BLM Conservation Easement Enhances Outdoor Recreation and Helps Protect Wildlife Habitat and Water Quality in Southeast Idaho

IDAHO FALLS, Idaho – The Bureau of Land Management has purchased a conservation easement that enhances public access to outdoor recreation opportunities and helps protect important mule deer habitat and water quality in the South Fork of the Snake River corridor. The BLM purchased the 154-acre conservation easement on the Alan Lynn Davis property from the Teton Regional Land Trust using monies from the Land and Water Conservation Fund.

The Alan Lynn Davis property is located on the north side of the South Fork of the Snake River in Jefferson County near Ririe, Idaho. The property is within the BLM’s Snake River Area of Critical Environmental Concern and Special Recreation Management Area. BLM-managed public lands are adjacent to the property on the east and west sides. The BLM’s acquisition of this conservation easement aligns with the America the Beautiful initiative that seeks to conserve fish and wildlife habitat and expand access to public lands and waters through voluntary conservation.

“The South Fork of the Snake River corridor is a special place and acquiring this conservation easement, which ensures that the Alan Lynn Davis property will remain much the same as it is now, is a real win for the public and for fish and wildlife,” said Jeremy Casterson, Field Manager for the BLM Upper Snake Field Office.

The conservation easement will maintain open space and scenic vistas and will enable the public to access one third of a mile of shoreline of the South Fork of the Snake River for boating, fishing, and other outdoor recreation activities. It will also help protect important winter range for mule and white-tailed deer that summer in the Big Hole and Palisades Mountains. “Protecting the Alan Lynn Davis property through a conservation easement helps ensure that mule deer in this area will have secure winter range in the future,” said Matt Pieron, Regional Supervisor with the Idaho Department of Fish and Game.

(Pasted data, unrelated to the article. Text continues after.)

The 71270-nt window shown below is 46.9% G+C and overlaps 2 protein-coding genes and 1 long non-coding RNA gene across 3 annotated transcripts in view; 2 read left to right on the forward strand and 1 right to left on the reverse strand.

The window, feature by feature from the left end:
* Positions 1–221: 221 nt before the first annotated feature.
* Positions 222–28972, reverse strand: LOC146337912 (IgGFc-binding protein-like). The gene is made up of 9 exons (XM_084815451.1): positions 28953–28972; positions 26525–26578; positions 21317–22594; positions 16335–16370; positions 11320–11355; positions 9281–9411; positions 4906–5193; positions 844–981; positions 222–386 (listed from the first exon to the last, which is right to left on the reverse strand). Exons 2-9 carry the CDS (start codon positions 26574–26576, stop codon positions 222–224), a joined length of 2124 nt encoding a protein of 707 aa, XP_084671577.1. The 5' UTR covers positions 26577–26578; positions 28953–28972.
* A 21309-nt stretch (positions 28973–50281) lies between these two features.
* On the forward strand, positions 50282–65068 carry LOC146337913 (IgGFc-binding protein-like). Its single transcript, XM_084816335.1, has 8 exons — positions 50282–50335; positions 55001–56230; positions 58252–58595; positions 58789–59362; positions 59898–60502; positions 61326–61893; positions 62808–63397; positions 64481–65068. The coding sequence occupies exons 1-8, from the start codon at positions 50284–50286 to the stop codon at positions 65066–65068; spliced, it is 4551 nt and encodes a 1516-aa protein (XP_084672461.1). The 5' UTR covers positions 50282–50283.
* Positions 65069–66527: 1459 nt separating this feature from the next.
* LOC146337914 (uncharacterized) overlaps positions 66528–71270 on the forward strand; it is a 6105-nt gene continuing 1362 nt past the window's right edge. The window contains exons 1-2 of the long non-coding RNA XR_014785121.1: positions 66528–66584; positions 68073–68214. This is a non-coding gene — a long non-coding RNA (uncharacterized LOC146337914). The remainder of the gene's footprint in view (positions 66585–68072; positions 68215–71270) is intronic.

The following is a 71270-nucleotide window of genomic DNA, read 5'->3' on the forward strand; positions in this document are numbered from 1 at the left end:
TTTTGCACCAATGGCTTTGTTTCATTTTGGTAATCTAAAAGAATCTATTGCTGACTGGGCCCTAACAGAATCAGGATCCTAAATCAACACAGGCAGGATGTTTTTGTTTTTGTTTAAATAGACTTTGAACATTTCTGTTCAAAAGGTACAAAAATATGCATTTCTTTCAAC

The conservation easement will also help protect water quality as Hawley Warm Spring is located on the property and provides water for Hawley Creek, which drains into the South Fork of the Snake River. This will help support fish habitat in the South Fork of the Snake River, which supports the largest native cutthroat trout fishery outside of Yellowstone National Park.

The Teton Regional Land Trust purchased the conservation easement from the landowner in 2019.

“We appreciate the generosity of the landowner to voluntarily place permanent development restrictions on his land for conservation,” said Renee Hiebert, Conservation Specialist with the Teton Regional Land Trust. “The Teton Regional Land Trust will use the proceeds from selling this conservation easement to the BLM to further conservation along east Idaho rivers.”

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The BLM manages more than 245 million acres of public land located primarily in 12 western states, including Alaska, on behalf of the American people. The BLM also administers 700 million acres of sub-surface mineral estate throughout the nation. Our mission is to sustain the health, diversity, and productivity of America’s public lands for the use and enjoyment of present and future generations.

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Bruce Hallman